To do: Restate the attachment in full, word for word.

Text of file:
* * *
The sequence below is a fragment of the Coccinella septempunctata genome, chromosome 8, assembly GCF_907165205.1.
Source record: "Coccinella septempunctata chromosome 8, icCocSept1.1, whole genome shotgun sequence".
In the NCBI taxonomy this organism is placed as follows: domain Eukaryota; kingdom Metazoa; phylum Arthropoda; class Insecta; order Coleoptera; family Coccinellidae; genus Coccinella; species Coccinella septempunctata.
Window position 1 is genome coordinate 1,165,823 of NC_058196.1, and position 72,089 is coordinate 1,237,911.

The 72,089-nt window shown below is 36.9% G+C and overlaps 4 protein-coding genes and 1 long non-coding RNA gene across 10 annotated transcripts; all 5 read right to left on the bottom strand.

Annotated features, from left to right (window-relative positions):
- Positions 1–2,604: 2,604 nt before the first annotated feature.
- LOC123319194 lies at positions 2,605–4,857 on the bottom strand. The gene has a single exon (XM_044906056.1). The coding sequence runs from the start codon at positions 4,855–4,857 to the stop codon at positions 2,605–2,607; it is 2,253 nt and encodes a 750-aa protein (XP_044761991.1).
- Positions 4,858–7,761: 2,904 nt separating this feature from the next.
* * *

The sequence below is a fragment of the Coccinella septempunctata genome, chromosome 8, assembly GCF_907165205.1.
Source record: "Coccinella septempunctata chromosome 8, icCocSept1.1, whole genome shotgun sequence".
In the NCBI taxonomy this organism is placed as follows: domain Eukaryota; kingdom Metazoa; phylum Arthropoda; class Insecta; order Coleoptera; family Coccinellidae; genus Coccinella; species Coccinella septempunctata.
Window position 1 is genome coordinate 1,165,823 of NC_058196.1, and position 72,089 is coordinate 1,237,911.

The 72,089-nt window shown below is 36.9% G+C and overlaps 4 protein-coding genes and 1 long non-coding RNA gene across 10 annotated transcripts; all 5 read right to left on the bottom strand.

Annotated features, from left to right (window-relative positions):
- Positions 1–2,604: 2,604 nt before the first annotated feature.
- LOC123319194 lies at positions 2,605–4,857 on the bottom strand. The gene has a single exon (XM_044906056.1). The coding sequence runs from the start codon at positions 4,855–4,857 to the stop codon at positions 2,605–2,607; it is 2,253 nt and encodes a 750-aa protein (XP_044761991.1).
- Positions 4,858–7,761: 2,904 nt separating this feature from the next.